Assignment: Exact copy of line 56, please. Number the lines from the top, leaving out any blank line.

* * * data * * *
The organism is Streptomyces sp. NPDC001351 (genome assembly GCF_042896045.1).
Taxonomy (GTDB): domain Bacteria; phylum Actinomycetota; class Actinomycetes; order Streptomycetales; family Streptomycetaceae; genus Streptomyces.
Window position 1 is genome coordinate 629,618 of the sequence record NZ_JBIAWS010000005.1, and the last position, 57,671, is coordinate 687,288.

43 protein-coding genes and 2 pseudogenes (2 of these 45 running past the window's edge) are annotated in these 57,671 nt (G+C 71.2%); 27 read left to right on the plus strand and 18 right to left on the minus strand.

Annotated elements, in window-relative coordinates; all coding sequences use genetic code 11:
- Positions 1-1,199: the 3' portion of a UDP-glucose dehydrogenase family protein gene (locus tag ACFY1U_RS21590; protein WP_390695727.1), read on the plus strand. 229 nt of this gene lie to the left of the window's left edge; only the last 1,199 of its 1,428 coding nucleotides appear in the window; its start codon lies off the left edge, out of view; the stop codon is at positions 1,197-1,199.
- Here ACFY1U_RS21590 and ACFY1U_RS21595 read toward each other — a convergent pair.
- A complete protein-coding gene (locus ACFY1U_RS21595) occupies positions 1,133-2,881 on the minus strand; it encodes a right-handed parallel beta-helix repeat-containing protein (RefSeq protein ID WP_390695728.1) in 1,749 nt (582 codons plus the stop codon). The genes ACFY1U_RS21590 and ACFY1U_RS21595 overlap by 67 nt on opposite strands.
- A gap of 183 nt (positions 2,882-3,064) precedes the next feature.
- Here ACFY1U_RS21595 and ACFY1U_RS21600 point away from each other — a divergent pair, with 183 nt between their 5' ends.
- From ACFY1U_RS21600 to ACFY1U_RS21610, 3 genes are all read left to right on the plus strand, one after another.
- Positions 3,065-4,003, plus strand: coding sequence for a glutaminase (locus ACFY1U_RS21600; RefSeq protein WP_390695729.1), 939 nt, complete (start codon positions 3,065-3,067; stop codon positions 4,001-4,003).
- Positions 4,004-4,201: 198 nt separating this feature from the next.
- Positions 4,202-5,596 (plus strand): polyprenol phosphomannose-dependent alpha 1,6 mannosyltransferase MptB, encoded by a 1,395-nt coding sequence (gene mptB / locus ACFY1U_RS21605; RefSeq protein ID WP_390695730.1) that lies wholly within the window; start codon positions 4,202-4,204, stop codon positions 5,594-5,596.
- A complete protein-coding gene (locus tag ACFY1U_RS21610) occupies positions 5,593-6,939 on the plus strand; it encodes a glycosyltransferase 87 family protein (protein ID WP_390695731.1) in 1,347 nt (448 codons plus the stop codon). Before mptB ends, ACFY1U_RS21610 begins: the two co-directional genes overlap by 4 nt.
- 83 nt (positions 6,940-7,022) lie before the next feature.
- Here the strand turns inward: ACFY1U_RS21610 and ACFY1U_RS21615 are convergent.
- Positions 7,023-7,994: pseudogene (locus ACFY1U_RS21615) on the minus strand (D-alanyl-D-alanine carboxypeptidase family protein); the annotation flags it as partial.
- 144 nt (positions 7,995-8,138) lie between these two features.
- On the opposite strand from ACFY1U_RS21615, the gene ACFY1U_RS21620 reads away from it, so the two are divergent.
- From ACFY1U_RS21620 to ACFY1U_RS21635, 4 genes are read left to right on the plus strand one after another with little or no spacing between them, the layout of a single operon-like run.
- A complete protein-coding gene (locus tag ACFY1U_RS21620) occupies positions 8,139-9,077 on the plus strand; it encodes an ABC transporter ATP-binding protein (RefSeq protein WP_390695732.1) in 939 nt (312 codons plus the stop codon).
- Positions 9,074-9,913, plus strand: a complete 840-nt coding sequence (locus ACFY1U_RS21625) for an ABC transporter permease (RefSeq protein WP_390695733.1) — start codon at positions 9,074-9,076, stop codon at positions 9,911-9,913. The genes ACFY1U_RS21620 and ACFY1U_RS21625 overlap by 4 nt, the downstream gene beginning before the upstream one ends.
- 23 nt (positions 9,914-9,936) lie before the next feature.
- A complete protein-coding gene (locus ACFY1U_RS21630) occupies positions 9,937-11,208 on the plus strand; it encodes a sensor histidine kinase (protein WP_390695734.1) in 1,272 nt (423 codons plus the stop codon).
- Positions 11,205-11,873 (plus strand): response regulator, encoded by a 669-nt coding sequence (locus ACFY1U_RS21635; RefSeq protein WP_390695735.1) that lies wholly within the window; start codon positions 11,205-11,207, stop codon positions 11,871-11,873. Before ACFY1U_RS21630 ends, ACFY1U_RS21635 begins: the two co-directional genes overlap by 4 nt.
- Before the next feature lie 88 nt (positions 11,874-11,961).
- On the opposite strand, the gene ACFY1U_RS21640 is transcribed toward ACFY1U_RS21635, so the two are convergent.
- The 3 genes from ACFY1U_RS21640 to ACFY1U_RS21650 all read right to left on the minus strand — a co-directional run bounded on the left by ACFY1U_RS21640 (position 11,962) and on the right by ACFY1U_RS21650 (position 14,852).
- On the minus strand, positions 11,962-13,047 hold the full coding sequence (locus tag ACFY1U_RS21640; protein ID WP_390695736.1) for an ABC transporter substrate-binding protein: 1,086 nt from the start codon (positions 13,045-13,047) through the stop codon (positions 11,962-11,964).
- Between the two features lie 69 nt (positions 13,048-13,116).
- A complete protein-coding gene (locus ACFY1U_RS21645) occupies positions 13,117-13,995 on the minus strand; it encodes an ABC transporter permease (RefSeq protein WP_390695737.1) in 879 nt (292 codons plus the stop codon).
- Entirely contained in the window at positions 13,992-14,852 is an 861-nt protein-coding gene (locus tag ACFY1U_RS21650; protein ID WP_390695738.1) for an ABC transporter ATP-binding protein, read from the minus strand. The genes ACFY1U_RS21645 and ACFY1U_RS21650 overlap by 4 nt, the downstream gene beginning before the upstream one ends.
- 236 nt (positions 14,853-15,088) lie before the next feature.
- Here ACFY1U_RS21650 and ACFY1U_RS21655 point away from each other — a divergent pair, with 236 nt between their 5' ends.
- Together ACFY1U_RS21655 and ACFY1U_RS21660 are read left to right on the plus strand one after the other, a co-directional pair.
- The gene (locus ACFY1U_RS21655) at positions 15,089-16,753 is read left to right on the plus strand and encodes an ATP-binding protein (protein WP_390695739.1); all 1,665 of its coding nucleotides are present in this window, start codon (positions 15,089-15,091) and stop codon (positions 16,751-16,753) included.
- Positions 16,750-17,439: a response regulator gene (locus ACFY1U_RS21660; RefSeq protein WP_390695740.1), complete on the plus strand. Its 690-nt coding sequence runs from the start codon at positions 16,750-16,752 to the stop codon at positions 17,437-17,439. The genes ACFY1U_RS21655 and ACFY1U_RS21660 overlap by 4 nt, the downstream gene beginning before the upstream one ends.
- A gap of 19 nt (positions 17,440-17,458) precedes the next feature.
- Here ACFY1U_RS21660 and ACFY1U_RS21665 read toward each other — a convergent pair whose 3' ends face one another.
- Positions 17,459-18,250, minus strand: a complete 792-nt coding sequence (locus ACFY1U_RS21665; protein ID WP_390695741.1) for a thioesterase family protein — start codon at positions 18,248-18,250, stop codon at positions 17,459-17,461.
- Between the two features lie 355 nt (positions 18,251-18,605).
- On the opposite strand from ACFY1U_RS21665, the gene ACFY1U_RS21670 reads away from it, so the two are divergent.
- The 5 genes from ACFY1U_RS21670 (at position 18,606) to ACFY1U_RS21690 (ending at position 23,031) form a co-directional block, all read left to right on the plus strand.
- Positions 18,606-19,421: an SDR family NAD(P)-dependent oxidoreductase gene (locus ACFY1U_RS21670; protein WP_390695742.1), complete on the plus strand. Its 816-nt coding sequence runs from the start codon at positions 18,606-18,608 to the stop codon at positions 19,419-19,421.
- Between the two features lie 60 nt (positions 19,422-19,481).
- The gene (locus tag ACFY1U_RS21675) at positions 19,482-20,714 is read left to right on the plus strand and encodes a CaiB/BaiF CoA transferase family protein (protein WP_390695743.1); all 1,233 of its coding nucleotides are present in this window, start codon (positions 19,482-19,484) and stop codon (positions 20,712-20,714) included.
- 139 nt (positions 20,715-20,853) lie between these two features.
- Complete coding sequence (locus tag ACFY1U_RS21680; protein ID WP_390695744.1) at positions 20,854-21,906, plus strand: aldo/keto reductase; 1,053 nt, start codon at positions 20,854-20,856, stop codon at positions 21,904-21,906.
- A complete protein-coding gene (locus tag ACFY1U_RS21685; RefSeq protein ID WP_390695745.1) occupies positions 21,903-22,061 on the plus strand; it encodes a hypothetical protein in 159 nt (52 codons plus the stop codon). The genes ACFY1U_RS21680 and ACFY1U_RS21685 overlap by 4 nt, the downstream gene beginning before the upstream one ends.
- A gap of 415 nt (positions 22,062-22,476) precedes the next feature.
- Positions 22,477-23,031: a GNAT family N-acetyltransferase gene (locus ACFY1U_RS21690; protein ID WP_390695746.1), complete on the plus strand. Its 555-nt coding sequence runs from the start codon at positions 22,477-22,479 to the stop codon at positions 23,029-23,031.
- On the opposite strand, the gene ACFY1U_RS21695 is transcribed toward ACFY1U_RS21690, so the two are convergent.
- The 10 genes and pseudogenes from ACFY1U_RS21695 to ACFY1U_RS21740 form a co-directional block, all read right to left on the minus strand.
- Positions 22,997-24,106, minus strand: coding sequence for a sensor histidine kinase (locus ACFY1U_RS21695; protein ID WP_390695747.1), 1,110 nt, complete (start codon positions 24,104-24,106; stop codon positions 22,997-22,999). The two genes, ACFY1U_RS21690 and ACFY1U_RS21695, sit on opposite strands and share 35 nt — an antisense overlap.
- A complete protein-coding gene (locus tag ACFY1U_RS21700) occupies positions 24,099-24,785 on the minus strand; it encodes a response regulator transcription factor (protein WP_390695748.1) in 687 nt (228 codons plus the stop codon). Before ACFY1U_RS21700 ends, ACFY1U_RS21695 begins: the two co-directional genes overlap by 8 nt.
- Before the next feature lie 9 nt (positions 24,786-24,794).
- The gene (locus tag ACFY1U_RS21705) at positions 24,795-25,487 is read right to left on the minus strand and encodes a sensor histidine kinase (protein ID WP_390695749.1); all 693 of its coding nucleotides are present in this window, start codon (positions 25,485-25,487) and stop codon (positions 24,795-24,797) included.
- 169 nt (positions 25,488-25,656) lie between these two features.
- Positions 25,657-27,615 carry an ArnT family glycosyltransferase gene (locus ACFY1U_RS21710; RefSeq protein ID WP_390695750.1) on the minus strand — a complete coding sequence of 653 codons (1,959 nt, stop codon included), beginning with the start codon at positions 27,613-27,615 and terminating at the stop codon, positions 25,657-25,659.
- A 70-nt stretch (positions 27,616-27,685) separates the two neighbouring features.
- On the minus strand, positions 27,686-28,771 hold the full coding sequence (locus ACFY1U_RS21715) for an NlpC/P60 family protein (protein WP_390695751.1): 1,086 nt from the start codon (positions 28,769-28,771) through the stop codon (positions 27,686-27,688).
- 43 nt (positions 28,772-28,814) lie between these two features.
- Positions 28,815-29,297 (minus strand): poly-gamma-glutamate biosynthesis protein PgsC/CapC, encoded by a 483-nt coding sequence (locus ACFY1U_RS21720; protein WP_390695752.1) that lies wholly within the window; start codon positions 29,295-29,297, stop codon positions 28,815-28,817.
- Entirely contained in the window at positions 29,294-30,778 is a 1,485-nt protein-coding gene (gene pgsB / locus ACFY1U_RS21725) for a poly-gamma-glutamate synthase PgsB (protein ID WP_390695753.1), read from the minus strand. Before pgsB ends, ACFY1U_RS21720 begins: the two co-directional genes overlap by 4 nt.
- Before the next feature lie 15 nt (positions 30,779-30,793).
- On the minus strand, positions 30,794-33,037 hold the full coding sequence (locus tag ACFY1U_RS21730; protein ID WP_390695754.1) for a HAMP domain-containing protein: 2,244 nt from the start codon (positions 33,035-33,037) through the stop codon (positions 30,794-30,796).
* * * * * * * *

- A complete protein-coding gene (locus tag ACFY1U_RS21700) occupies positions 24,099-24,785 on the minus strand; it encodes a response regulator transcription factor (protein WP_390695748.1) in 687 nt (228 codons plus the stop codon). Before ACFY1U_RS21700 ends, ACFY1U_RS21695 begins: the two co-directional genes overlap by 8 nt.